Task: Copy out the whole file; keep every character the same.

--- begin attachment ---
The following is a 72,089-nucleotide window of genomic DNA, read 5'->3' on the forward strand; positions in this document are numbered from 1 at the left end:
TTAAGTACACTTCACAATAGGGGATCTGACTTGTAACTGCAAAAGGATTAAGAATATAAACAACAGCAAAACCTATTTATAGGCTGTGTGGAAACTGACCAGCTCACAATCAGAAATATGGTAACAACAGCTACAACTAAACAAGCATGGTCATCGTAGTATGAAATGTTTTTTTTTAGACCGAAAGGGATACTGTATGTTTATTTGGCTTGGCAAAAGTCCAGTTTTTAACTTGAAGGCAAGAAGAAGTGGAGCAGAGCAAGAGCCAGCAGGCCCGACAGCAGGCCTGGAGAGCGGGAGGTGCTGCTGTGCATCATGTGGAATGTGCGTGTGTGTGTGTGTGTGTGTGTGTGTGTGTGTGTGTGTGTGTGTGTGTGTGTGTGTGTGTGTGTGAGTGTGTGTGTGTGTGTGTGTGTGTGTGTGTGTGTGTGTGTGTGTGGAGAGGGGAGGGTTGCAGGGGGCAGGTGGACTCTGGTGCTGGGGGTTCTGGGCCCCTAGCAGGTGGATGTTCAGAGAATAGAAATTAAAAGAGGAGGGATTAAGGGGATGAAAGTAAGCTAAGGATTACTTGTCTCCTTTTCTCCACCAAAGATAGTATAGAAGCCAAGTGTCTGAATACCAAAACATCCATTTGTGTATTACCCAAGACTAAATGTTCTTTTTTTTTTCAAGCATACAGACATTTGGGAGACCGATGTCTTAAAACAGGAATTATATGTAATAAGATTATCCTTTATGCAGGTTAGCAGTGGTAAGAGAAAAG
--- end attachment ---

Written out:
The following is a 72,089-nucleotide window of genomic DNA, read 5'->3' on the forward strand; positions in this document are numbered from 1 at the left end:
TTAAGTACACTTCACAATAGGGGATCTGACTTGTAACTGCAAAAGGATTAAGAATATAAACAACAGCAAAACCTATTTATAGGCTGTGTGGAAACTGACCAGCTCACAATCAGAAATATGGTAACAACAGCTACAACTAAACAAGCATGGTCATCGTAGTATGAAATGTTTTTTTTTAGACCGAAAGGGATACTGTATGTTTATTTGGCTTGGCAAAAGTCCAGTTTTTAACTTGAAGGCAAGAAGAAGTGGAGCAGAGCAAGAGCCAGCAGGCCCGACAGCAGGCCTGGAGAGCGGGAGGTGCTGCTGTGCATCATGTGGAATGTGCGTGTGTGTGTGTGTGTGTGTGTGTGTGTGTGTGTGTGTGTGTGTGTGTGTGTGTGTGTGTGTGTGAGTGTGTGTGTGTGTGTGTGTGTGTGTGTGTGTGTGTGTGTGTGTGGAGAGGGGAGGGTTGCAGGGGGCAGGTGGACTCTGGTGCTGGGGGTTCTGGGCCCCTAGCAGGTGGATGTTCAGAGAATAGAAATTAAAAGAGGAGGGATTAAGGGGATGAAAGTAAGCTAAGGATTACTTGTCTCCTTTTCTCCACCAAAGATAGTATAGAAGCCAAGTGTCTGAATACCAAAACATCCATTTGTGTATTACCCAAGACTAAATGTTCTTTTTTTTTTCAAGCATACAGACATTTGGGAGACCGATGTCTTAAAACAGGAATTATATGTAATAAGATTATCCTTTATGCAGGTTAGCAGTGGTAAGAGAAAAG